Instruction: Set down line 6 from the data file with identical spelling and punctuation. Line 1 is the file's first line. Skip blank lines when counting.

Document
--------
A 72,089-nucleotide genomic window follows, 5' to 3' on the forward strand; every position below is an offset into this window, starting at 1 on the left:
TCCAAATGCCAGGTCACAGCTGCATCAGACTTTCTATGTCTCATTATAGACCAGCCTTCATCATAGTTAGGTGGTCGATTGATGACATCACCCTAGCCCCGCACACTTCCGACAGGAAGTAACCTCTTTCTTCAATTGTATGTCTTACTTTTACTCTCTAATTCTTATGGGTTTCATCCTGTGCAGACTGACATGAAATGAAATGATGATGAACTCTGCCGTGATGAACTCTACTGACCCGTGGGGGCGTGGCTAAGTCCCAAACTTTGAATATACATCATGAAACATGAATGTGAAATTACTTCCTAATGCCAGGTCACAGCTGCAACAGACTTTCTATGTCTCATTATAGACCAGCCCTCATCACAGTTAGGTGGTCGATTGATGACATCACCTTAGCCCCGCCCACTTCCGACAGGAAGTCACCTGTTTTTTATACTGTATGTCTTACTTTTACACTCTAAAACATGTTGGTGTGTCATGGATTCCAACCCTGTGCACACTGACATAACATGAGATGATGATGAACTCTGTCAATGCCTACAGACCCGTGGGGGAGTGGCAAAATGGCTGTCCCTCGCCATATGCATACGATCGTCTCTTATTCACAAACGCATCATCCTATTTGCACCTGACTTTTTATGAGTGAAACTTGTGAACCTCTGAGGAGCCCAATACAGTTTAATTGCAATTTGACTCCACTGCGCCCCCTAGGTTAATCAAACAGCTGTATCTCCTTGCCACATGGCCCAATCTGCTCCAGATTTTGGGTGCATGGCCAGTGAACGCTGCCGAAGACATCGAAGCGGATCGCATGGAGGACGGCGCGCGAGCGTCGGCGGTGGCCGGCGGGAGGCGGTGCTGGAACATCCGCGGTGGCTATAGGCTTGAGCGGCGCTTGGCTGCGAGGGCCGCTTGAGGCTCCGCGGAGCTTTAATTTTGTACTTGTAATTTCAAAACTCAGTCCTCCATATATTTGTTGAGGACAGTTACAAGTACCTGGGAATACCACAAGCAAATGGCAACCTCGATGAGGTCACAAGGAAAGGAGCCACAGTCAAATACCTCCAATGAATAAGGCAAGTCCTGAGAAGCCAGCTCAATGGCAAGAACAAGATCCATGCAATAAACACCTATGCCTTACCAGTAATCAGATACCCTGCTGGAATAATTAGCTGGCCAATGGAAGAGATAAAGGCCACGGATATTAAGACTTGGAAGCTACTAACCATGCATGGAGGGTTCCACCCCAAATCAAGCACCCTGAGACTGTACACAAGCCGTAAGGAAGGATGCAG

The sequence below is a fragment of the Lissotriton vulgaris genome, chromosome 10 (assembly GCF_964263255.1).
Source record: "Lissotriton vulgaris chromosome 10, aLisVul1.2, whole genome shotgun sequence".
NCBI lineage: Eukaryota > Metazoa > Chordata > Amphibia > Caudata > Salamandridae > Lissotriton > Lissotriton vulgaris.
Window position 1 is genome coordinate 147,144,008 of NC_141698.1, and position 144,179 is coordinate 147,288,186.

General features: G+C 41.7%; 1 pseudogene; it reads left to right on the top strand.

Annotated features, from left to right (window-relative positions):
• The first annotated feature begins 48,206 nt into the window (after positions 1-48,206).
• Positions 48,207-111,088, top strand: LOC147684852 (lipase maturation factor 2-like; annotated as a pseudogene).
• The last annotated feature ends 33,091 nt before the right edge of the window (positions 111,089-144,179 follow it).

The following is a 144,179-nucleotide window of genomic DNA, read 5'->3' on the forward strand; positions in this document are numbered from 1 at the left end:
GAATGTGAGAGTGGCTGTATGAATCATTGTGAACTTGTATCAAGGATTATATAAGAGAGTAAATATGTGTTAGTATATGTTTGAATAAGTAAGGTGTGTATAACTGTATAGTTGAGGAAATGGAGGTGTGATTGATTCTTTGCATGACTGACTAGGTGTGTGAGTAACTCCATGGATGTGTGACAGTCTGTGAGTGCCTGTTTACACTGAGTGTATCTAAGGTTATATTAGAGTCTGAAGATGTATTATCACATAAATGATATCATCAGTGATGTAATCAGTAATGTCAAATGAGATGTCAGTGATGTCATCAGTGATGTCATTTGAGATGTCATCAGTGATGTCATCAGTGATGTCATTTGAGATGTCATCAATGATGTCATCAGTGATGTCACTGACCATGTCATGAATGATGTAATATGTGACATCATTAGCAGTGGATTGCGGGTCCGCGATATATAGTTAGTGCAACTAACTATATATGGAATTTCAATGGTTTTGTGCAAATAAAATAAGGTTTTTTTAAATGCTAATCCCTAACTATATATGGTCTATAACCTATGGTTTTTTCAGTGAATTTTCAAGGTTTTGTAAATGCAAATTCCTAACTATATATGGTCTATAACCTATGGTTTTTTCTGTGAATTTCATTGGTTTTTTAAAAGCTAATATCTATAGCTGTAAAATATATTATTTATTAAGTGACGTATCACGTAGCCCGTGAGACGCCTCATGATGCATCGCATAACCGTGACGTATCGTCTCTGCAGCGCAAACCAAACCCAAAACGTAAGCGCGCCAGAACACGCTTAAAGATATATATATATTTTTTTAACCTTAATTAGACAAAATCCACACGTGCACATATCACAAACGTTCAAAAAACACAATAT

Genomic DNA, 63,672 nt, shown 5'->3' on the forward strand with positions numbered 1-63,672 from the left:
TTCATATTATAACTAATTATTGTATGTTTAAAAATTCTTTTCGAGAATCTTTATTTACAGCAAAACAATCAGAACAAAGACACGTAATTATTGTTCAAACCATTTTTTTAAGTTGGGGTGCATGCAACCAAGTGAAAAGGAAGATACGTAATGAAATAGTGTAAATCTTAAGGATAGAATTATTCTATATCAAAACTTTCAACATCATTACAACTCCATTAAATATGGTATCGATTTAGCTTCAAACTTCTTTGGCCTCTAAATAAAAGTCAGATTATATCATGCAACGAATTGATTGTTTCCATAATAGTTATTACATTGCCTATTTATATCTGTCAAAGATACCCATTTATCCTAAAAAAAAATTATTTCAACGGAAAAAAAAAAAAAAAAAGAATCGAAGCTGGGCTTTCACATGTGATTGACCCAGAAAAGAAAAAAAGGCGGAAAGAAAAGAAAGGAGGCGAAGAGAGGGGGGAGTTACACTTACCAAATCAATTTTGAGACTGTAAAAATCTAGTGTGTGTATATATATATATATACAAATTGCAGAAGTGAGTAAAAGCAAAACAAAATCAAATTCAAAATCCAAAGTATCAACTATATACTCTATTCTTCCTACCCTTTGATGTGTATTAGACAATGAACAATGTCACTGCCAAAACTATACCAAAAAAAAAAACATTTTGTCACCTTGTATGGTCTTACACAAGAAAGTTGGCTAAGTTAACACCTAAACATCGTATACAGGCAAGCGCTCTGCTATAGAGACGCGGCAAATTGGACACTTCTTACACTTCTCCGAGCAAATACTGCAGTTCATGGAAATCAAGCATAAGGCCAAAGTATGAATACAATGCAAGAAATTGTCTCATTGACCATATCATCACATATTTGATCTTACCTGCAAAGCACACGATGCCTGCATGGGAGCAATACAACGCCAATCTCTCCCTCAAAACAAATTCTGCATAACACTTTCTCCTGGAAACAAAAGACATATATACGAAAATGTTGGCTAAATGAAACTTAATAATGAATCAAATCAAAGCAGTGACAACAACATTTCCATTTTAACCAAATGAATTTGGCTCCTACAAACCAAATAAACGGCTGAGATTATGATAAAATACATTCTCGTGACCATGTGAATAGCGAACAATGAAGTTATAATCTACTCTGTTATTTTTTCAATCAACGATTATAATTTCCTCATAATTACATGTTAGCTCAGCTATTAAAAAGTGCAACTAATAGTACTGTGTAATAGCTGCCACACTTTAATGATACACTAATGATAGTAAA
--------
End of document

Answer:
Window position 1 is genome coordinate 147,144,008 of NC_141698.1, and position 144,179 is coordinate 147,288,186.